Tales Of Our Times: Think Of Energy Sources As Parts Of An Ecosystem

Tales of our Times

New Mexico Citizens
for Clean Air & Water

Choosing energy sources currently takes up a lot of energy.

Today’s list of energy sources is long, with new terms to be learned. Reasons given for some energy sources and rejecting others include shades of big politics.

I claim no special knowledge of energy sources. Yet, the environment itself has ways to help us out.

Energy sources that loom often in the news are wind and solar. A group from yesteryear includes hydropower, geothermal, and nuclear. All these choices help reduce greenhouse gases. Still in the economic picture are natural gas, petroleum, and coal in some regions. Biomass covers a large and varied group of sources that are both old and new.

While strong contrasts are being drawn among energy sources, little is said about the system as a whole. The thought that has to toot its own horn is the concept of species in an ecosystem. How do parts of the whole interrelate? What attributes of diverse parts build a healthier system? Why do farmers keep cats to rid the farm’s ecosystem of many a bug and rodent?

Look at the differences among energy sources. Different energy sources use different resources and plague us with different forms of waste or pollution. Different energy sources are prey to different problems. Problems can be physical and/or political. More variety in energy sources opens up more routes to handle any problem that comes.

What sorts of problems await—where do we start?

Wind, solar, and all the electric cars on the road need certain rare-earth elements to do key parts of their jobs. Rare-earth elements are 17 chemical elements that have properties as odd as their names. Typical doozies are “dysprosium” (used in magnets for wind turbines) and “neodymium” (used in electric motors of electric cars). Their odd properties account for major advances in renewable energy, energy efficiency, social media devices, and national defense technologies.

The rare-earth story begins with finding deposits of rare-earth ores. Next comes mining and crushing that extracts the crude ore. Refining and purifying give us the rare earths. The final step is taking care of the wastes, which include radioactive wastes. Rare-earth deposits are really not so rare, but they are expensive to run and to clean up.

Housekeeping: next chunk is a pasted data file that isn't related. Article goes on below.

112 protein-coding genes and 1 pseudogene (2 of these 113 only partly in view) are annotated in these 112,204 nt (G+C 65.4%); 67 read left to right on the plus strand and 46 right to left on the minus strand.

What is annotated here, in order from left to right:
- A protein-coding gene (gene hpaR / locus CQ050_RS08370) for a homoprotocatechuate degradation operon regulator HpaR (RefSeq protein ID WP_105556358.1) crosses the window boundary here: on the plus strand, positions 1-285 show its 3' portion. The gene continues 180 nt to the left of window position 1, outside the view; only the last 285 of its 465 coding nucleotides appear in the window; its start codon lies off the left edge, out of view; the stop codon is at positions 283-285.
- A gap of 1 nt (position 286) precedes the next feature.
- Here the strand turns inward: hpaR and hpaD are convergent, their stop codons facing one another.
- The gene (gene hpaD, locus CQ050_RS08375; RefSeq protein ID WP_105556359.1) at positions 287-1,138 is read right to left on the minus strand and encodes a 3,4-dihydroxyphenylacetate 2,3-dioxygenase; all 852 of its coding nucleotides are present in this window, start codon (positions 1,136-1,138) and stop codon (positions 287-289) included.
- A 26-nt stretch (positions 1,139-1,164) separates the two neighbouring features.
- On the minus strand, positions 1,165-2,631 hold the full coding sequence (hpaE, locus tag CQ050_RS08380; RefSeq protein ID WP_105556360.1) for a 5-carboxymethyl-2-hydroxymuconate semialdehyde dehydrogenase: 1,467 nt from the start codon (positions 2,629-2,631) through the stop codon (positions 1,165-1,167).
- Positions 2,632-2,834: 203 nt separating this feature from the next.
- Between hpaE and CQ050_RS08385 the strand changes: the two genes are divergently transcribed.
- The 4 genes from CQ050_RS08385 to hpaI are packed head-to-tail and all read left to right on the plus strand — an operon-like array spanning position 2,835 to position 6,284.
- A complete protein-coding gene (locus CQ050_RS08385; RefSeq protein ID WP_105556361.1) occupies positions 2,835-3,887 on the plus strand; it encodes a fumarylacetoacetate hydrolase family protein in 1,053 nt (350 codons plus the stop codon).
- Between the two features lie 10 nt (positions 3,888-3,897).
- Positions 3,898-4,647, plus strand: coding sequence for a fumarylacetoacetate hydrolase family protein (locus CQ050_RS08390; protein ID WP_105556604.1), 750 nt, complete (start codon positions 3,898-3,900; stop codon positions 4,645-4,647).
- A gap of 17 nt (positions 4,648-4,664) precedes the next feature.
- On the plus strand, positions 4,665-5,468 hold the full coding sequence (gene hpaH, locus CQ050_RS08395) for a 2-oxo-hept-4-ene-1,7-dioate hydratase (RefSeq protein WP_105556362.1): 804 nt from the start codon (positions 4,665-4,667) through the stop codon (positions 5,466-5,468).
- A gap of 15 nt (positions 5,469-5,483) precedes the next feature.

In recent years, China has had a corner on the market for rare earths In 2021, China had 60 percent of the world production and the U.S. was second with 15 percent, all of it from Mountain Pass Mine in the California desert. The U.S. has other deposits, but none is yet developed. Mountain Pass Mine has been shut down and reopened several times in recent decades. Last year was a good one for the mine.

Comparable factors crop up if you look at major energy sources in any era. An overall pattern emerges. That old pattern shows many traits that occur in a plain ecosystem. For example: as a rule, crowds of entities in some place convert resources into energy and make “wastes” to be dealt with. These wastes “pollute” different places, each in its own way. Anywhere the grungiest step for some energy source takes place, a better remedy will be needed there.

A “remedy” is an action taken to reduce a problem. Think how different are the impacts imposed by windmills, dams on rivers, nuclear power, mines, wells, natural gas, and biomass. The different impacts also will occur in different places, so they do not simply add together. Dams on rivers reduce other impacts we would have if all power were nuclear, and so forth. Think “ecosystem.”

These system dynamics extend much further. Varied energy sources use different resources found in different places, with owners in different blocs, in disparate regions or countries. Such factors are the elements of geopolitics and of monopolistic powers for certain owners and certain workers alike. To thwart nature’s turf wars, ecosystems widen their mix of parts.

Our country wants a robust energy policy. More diverse sources afford more ways to deal with unknowns and setbacks. Consider the benefits that come from breadth in ecosystems.


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